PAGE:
Authors: Anne McCaffrey
This book is most respectfully dedicated
doctors jack and judy cohen
who have enriched my life so much
The author gives full credit to Dr. Jack Cohen once again for making fact out of her fiction and rationalizing the whimsies of her imagination.
The author would also like to thank Elizabeth Moon for her kind permission to use her poem, which is credited to Journeywoman Harper Elimona, in Chapter Fifteen.
The author and Dr. Jack Cohen are fully aware that some of the procedures and developments of new products suggested in these pages would probably take many more months, years, to produce and effect than is here suggested. However, there are certain licenses that an author, and her advisor, may take to produce a novel. Then, too, the Pernese had Aivas to help them, didn’t they?
its sensors responding to a renewal of power from the solar panels on the roof above it. The wind must have become strong enough to blow the clogging dust and volcanic ash away from the panels. There had been enough of these incidents over the past 2,525 years so that Aivas had been able to maintain function, even if only at a very low maintenance level.
Running through the main operating circuits, Aivas found no malfunctions. Exterior optics were still obstructed, but once again the Aivas was aware of some activity in its vicinity.
Was it possible that humans had returned to the Landing facility?
It had not as yet completed its priority assignment: to discover a means to destroy the organism that had been termed “Thread” by the captains. It had received no significant input to allow it to complete that task, but the priority had not been canceled.
Perhaps, with the return of humans, that assignment could at last be completed.
Power began to swell its resources as the panels were uncovered; the removal was not haphazard, as would be caused by wind and weather, but was consistent with a workmanlike activity. As more of the panels were cleared, solar energy recharged the long-unused power collectors. The Aivas responded by distributing the revitalizing energy through its systems, running rapid function checks through circuits long dormant.
Aivas had been efficiently designed, and as power continued to be available, it found itself in full running order by the time the exterior sensors had also been uncovered.
Humans had returned to Landing! Many of them! Once again humankind had triumphed over tremendous odds. Aivas duly noticed through its adjustable optical elements that they were still accompanied by the creatures called fire-dragons. Noise, too, was now filtering through the audio channels: human voices speaking in unusual word patterns. A lingual shift? In 2,525 years, that was entirely likely. Aivas listened and interpreted, measuring the altered vowels and slurred consonants against the speech patterns that had been programmed into it. It organized the new sounds into groups and checked them with its semantics program.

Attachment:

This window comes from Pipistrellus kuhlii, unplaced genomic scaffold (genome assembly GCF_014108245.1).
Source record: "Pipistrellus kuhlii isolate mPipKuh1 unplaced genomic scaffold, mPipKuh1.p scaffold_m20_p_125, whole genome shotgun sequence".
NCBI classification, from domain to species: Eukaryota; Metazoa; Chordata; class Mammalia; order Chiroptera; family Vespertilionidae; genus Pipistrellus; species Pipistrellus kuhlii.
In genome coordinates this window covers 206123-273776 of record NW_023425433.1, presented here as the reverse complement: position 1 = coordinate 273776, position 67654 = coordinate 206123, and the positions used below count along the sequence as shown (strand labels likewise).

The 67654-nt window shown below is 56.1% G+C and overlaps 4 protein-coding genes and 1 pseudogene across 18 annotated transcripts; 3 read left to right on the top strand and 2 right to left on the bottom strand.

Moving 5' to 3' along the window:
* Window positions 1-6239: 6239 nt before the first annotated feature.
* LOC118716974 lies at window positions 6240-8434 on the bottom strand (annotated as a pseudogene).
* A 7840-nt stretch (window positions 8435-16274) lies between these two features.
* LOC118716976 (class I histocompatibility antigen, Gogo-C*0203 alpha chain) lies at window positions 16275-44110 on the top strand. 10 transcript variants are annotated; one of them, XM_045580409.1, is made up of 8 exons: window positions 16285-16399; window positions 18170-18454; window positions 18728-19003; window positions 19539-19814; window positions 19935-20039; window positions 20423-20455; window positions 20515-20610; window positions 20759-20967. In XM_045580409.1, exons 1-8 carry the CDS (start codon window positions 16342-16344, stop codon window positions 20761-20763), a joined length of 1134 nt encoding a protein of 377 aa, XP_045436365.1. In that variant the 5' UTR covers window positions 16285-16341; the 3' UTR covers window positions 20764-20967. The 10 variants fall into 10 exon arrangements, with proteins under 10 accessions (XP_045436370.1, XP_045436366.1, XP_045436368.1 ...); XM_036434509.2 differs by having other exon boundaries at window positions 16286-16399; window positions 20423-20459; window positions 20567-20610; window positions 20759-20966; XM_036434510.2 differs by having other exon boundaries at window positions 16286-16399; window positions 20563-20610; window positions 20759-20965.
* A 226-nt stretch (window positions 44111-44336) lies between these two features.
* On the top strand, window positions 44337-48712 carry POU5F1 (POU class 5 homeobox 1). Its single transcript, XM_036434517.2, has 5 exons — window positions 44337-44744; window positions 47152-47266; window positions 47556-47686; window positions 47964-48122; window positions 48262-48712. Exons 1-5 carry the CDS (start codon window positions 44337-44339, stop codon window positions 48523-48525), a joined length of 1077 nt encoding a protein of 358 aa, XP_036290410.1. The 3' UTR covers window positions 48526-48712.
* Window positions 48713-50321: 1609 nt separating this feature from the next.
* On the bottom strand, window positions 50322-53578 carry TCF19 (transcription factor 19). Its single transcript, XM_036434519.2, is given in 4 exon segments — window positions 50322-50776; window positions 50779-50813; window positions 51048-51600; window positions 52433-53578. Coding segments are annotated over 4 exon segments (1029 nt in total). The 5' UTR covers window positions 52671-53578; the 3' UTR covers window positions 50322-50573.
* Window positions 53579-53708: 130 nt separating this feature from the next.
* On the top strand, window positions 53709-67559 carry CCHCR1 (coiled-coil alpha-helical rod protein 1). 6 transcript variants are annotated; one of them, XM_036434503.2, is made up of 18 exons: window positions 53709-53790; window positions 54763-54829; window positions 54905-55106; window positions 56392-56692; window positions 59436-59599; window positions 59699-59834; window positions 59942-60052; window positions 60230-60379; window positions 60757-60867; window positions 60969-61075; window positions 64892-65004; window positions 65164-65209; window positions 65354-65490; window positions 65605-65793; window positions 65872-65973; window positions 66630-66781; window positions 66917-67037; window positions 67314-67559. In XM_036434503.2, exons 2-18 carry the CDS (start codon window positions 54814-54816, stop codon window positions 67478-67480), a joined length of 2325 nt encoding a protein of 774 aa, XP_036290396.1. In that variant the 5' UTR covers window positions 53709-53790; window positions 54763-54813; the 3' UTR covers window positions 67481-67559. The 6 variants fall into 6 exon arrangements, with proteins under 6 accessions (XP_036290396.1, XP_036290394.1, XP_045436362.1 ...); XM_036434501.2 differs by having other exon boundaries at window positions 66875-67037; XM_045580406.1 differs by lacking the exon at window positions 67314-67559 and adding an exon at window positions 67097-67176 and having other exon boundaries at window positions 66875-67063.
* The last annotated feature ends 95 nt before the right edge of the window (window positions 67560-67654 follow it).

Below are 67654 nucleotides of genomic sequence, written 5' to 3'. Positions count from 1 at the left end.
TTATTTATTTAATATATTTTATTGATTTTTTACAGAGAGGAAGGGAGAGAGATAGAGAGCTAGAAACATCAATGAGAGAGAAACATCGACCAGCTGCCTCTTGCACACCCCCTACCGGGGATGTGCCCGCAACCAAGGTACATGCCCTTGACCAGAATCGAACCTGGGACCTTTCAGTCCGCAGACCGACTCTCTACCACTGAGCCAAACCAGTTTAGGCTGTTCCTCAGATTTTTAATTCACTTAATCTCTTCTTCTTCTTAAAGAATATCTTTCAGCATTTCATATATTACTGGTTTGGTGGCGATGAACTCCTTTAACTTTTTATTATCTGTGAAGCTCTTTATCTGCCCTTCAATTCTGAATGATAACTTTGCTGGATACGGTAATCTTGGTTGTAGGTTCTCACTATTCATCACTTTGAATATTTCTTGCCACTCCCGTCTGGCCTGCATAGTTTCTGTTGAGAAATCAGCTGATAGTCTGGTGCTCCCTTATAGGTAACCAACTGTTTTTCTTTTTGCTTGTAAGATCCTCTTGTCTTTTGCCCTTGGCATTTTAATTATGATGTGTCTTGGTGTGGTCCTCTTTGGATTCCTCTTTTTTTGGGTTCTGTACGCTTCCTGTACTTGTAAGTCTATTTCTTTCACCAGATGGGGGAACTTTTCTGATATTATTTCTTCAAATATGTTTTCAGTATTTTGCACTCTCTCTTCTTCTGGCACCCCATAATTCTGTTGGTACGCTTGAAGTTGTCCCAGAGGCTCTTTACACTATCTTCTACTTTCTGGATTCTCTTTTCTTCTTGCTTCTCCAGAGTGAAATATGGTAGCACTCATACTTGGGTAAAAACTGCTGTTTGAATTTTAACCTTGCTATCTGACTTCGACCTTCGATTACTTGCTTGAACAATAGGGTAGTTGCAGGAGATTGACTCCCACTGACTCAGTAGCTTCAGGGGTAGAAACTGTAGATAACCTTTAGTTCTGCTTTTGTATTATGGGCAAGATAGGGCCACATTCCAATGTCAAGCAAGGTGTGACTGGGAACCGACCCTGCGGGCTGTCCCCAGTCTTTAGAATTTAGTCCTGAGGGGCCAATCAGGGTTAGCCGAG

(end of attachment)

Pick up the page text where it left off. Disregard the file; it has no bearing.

Within its vision came an immense white creature. The descendant of the bioengineer’s first production? Aivas did a rapid extrapolation from the biolab’s files and reached the inescapable conclusion that the so-called dragons had also matured and prospered. It searched for, but did not find, “white” in the parameters of the engineered species.
Not only had humankind survived the incursion of Thread for 2,525 years of Threadfall, but it had flourished. The species had the tenacity to survive where others succumbed.
If humans had been able to return from the Northern Continent, had they also managed to destroy the organism? That would be well done. What must Aivas then do if its priority was superseded?
Humans, with their insatiable curiosity and restlessness, would undoubtedly have new tasks which an Artificial Intelligence Voice-Address System could undertake. They were not, Aivas knew from its memory banks, a complacent species. Soon those who worked to clear the debris of centuries would uncover the entire building and reach its position. It must, of course, react as its program ordained.
The Aivas waited.
Present (Ninth) Pass, 17th Turn
Y THE TIME
the Aivas had finished its recital of the first nine years of the colonization of Pern, the sun Rukbat had set with an unusually fine display. Not that many of the reverent listeners of the history that the Artificial Intelligence Voice-Address System narrated were aware of such externals.